Billy Barr, who's lived alone in an abandoned mining shack in the Rocky Mountains for nearly 50 years, agrees that purpose is important. According to Samuel, Barr recommends that people participate in a citizen science project, such as tracking rainfall with CoCoRaHS.
"I would definitely recommend people doing that," Barr said. "You get a little rain gauge, put it outside, and you're part of a network where there's thousands of other people doing the same thing as you, the same time of the day as you're doing it."
Other citizen projects that could give you a sense of purpose include efforts to "classify wild animals caught on camera or predict the spread of Covid-19," Samuel writes. And "[i]f citizen science isn't your jam," you can try tackling "something else that gives you a sense of purpose, whether it's writing that novel you've been kicking around for years, signing up to volunteer with a mutual aid group, or whatever else," Samuel suggests.
3. Developing a sense of inspiration
Research also has found that developing a sense of inspiration can have positive effects on mental health—and that inspiration can come from a place of gratitude, curiosity, or awe, Samuel reports.
Feelings of gratitude, for example, have been found to help protect people from stress and depression.
"When you feel grateful, your mind turns its attention to what is perhaps the greatest source of resilience for most humans: other humans," David DeSteno, a psychology professor at Northeastern University, explained. "By reminding you that you're not alone—that others have contributed to your well-being—it reduces stress."
One way to harness those feelings is by gratitude journaling: a practice in which you write down what you're grateful for once or twice a week, Samuel reports. Experts say it's best to write in detail about one specific thing you're grateful for, rather than writing a longer list of superficial things. And experts especially recommend that you focus on people you're grateful to or events that were surprising, as they lead to stronger feelings of gratitude, Samuel notes.
Another way to harness those feelings is by writing a letter of gratitude to someone, Samuel writes, noting that research has found that writing such letters can increase your levels of gratitude even if you don't send them to others. And writing the letters can have long-term effects, Samuel note. One study found that people who wrote letters of gratitude expressed more thankfulness and saw more activity in the area of their brains involved with predicting the outcomes of actions as long as three months later.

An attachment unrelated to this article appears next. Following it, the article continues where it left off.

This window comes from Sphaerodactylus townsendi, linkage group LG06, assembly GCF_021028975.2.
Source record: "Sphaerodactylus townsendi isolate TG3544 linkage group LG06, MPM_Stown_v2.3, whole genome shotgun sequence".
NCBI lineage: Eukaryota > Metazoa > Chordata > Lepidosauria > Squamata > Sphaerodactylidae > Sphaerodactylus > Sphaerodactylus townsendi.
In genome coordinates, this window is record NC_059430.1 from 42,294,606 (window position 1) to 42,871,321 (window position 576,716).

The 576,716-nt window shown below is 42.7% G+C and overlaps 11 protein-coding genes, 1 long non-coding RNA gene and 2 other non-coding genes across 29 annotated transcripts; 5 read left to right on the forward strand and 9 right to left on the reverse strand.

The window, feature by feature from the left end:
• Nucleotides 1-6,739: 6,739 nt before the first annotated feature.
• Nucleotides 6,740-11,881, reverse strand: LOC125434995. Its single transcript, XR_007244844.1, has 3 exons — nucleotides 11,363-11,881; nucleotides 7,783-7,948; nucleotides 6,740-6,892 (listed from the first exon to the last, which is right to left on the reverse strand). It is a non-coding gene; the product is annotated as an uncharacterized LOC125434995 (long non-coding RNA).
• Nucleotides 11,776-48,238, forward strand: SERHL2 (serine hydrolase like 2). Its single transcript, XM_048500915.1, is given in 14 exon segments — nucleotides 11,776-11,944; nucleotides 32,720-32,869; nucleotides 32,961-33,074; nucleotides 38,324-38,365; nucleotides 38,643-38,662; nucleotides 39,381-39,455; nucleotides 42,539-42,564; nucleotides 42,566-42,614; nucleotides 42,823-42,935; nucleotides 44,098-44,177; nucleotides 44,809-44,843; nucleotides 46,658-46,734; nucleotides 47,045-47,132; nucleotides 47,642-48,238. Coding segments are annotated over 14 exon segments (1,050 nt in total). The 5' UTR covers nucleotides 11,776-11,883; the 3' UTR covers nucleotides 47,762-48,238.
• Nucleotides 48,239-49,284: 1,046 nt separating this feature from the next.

Harnessing feelings of curiosity and awe also can help to improve your mental health, Samuel writes.
"Awe makes us feel like our problems are very trivial in the big scheme of things," Lyubomirsky explained. "The idea that you are this tiny speck in the universe gives you this bigger-picture perspective, which is really helpful when you're too self-focused over your problems."
Samuel cites one recent study that looked at the effect of so-called "awe walks"—a 15-minute walk outside that 60 people participated in over the course of eight weeks. Researchers encouraged some participants to find a moment of awe during their walks, and those participants experienced greater increases in positive emotions each day and greater decreases in distress when compared with a control group, Samuel notes.
"What we show here is that a very simple intervention—essentially a reminder to occasionally shift our energy and attention outward instead of inward—can lead to significant improvements in emotional wellbeing," Sturm, the study's lead author, told Samuel (Samuel, "Future Perfect," Vox, 10/14).